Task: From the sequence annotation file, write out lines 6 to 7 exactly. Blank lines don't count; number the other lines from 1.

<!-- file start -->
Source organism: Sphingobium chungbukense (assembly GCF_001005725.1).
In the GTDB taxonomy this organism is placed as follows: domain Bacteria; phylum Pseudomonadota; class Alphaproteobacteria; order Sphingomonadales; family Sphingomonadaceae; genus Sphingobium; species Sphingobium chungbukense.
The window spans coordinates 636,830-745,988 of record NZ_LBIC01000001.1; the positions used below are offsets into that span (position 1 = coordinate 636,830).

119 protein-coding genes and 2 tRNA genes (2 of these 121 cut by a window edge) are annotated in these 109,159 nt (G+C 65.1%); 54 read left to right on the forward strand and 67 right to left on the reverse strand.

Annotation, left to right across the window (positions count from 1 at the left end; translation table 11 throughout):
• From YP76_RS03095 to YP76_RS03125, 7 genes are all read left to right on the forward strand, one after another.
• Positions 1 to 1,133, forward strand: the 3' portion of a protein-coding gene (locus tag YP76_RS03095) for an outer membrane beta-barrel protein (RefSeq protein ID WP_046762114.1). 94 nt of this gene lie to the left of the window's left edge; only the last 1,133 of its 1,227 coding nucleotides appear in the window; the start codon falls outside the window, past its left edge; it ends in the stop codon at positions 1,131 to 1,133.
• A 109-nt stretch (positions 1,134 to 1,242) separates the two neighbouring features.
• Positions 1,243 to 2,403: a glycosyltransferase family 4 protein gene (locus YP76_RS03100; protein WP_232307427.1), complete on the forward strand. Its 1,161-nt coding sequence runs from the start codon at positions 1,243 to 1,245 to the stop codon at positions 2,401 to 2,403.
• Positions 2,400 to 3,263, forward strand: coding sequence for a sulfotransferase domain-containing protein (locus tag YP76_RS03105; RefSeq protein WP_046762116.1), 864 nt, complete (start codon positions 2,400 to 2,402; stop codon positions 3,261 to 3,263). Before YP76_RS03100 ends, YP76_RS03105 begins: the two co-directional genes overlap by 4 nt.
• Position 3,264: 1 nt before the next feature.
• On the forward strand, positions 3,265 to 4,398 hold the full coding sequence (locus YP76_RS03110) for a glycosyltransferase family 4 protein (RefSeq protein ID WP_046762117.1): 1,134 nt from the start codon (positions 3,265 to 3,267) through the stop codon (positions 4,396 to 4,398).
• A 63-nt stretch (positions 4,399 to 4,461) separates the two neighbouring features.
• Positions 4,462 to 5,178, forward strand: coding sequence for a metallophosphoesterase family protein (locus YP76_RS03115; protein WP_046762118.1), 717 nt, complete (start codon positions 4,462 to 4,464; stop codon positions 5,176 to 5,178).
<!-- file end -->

• From YP76_RS03095 to YP76_RS03125, 7 genes are all read left to right on the forward strand, one after another.
• Positions 1 to 1,133, forward strand: the 3' portion of a protein-coding gene (locus tag YP76_RS03095) for an outer membrane beta-barrel protein (RefSeq protein ID WP_046762114.1). 94 nt of this gene lie to the left of the window's left edge; only the last 1,133 of its 1,227 coding nucleotides appear in the window; the start codon falls outside the window, past its left edge; it ends in the stop codon at positions 1,131 to 1,133.